by Rabbi Mara Young

“I didn’t expect this experience to move me as much as it did.”

This was the refrain from my fellow travelers as they boarded our bus back to New York. Just a month ago, I had the pleasure of spending 48 hours in Boston with members of my congregation. Mayyim Hayyim was our final stop and the perfect end to our adventure.

Truth be told, we traveled to Boston  for Mayyim Hayyim. As a rabbi and feminist, I have heard legends of this revolutionary mikveh and always wanted to see it for myself. One of our Adult Education Committee chairs felt the same. Because we couldn’t do Boston-and-back in a day, we consulted Google to cull together whatever Jewish experiences we could find. In the end, the trip developed into something better than we could have ever dreamed – its narrative weaving the scars of the Holocaust with the redemptive, creative message of the mikveh.

Detail of Henryk Ross's photograph of ghetto police escorting residents for deportationWe began at Memory Unearthed: The Lodz Ghetto Photographs of Henryk Ross at the Museum of Fine Arts (MFA). Acting as official photographer of the ghetto, Ross worked for the Jewish council, yet he also risked his life to take secret photographs, documenting the true tribulations of ghetto life. As the ghetto was liquidated late in WWII, he hastily buried the negatives in order to one day serve as witness of the martyrdom of the Jewish people.

Miraculously, Ross survived and recovered his film. Water had damaged many of the strips. The MFA exhibit displays them unaltered. It’s no surprise why: the developed photographs have a pearly haze from the chemicals’ deterioration – an unintended, ghostly effect that invokes the souls of the people who died. The water was the conduit by which the photographs became art and transformed their story from simple testimony to painful, tender memory.

We honored these haunting souls with a visit to the New England Holocaust Memorial. As we walked the memorial’s path, the dampness of Boston’s springtime mixed with the memorial’s rising smoke. We moved from the ashes of the Holocaust to the rebirth and rebuilding of our people in the decades after, evidenced by our ability to stand there as free Jews and pay tribute.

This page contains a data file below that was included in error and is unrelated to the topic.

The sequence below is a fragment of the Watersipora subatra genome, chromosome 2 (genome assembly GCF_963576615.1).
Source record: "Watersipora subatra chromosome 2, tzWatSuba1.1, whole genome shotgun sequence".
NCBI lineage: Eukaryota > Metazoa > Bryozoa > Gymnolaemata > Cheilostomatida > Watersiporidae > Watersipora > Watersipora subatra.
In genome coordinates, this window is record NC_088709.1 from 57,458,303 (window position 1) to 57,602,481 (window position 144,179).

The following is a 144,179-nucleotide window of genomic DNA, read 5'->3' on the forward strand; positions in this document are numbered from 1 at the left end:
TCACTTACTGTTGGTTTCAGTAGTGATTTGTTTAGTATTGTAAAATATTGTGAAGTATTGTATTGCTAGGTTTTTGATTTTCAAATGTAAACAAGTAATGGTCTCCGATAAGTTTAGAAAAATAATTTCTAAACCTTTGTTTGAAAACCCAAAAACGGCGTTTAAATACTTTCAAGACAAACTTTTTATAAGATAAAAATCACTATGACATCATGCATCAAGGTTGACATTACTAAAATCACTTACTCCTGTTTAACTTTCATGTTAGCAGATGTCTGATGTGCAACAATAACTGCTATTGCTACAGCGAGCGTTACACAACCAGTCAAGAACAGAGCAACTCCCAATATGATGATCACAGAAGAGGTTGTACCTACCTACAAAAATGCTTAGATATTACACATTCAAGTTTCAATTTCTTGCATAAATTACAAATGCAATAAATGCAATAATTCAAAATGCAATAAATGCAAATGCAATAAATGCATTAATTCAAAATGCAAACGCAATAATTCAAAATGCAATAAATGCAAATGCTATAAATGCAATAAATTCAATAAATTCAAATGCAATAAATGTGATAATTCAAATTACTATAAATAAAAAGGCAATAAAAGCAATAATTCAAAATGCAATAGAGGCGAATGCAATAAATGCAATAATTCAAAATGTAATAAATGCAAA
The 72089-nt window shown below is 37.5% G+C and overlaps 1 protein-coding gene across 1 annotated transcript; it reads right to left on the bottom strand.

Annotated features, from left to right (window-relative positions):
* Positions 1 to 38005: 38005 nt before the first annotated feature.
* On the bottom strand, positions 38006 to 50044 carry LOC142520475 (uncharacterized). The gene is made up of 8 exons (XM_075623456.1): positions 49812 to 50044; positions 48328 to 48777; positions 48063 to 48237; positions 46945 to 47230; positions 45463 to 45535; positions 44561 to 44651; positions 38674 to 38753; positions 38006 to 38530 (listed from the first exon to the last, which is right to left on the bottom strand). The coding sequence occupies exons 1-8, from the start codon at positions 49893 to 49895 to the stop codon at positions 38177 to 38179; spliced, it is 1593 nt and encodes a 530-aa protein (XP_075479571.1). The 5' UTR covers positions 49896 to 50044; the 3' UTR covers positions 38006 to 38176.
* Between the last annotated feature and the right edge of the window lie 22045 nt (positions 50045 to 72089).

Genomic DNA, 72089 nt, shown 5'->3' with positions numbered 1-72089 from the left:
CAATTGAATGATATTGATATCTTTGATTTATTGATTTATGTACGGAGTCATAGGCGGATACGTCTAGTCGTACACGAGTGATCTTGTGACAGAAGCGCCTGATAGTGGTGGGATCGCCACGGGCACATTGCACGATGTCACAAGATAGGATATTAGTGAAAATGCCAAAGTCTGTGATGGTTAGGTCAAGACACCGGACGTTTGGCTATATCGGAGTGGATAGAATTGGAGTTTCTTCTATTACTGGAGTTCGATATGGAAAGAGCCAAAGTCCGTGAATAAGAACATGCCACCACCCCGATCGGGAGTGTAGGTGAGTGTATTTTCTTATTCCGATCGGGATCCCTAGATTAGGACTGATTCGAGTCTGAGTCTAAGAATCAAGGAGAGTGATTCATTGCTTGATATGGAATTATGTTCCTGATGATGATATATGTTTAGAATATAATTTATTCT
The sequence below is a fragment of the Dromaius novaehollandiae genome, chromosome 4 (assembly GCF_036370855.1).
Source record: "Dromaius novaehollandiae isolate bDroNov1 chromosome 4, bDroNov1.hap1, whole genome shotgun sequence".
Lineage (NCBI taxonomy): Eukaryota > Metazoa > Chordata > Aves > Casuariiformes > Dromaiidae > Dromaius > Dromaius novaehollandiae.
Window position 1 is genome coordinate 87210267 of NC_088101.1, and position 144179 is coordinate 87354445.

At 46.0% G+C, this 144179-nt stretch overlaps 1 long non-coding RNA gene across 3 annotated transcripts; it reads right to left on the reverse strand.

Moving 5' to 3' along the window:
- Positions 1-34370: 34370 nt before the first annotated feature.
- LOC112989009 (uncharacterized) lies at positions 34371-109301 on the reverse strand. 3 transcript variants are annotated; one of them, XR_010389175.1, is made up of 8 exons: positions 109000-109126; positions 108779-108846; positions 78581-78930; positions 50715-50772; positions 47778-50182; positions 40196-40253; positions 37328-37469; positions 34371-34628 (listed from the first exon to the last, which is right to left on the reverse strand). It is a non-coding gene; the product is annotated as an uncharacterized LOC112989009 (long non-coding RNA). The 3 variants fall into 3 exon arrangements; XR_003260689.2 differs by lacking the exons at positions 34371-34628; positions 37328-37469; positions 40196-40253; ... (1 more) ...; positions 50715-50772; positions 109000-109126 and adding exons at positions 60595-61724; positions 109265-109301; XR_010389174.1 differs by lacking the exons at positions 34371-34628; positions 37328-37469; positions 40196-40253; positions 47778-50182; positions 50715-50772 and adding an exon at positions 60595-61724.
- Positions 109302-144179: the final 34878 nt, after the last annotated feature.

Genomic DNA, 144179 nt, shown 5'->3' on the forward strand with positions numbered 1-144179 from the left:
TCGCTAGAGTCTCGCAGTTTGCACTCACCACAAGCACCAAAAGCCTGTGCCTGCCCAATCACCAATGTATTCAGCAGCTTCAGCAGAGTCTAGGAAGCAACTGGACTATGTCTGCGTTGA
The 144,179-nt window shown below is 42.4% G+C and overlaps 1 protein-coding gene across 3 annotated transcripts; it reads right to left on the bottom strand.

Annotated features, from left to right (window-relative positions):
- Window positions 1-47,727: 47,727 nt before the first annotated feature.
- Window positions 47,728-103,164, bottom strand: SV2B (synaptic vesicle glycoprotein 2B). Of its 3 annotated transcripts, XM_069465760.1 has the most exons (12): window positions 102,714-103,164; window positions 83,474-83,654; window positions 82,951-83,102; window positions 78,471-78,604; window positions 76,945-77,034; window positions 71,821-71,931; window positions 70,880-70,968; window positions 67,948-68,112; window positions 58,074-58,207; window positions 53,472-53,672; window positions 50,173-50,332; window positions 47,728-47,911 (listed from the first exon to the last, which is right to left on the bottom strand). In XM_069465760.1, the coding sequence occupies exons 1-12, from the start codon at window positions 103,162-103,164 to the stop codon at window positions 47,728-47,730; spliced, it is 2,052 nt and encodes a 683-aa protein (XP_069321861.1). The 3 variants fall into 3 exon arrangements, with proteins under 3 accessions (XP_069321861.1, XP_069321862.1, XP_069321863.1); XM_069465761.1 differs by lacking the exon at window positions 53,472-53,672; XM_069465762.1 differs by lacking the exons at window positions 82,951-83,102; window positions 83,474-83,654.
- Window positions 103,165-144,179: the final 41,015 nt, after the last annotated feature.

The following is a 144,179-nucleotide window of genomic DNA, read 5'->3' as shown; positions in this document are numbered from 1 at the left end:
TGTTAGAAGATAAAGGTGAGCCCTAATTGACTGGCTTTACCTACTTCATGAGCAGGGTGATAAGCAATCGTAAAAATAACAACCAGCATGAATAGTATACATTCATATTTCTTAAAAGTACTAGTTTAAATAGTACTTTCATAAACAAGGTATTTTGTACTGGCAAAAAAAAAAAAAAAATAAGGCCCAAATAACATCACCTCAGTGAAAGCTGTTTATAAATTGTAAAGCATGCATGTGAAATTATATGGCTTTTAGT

The next morning we visited Mayyim Hayyim, where we learned about the mikveh’s ancient history and transformative powers. But it’s not that the pool itself acts as a magical change agent. Rather, it moves us to a state of readiness; readiness for ritual, a relationship, or a new stage in life. Experiencing the mikveh has the ability to turn us into art.

Ending our weekend at Mayyim Hayyim meant ending our weekend with assurance. Just like the Jewish people have transitioned from difficult times to positive ones, the re-imagined mikveh takes us from one phase to another. It facilitates movement: from grief to recovery, from insecurity to confidence, from one identity to another.

On our weekend, we learned that tremendous creativity and beauty can come out of the darkest days and the most vulnerable feelings. Water is a change agent – a come-to-life symbol that we use to move ahead, both as a community and as individuals.

Rabbi Mara Young is the Associate Rabbi/Educator of Woodlands Community Temple in Greenburgh, NY. She is passionate about feminist issues, as well as her husband Mark and young children: Noah Sadie and Asher.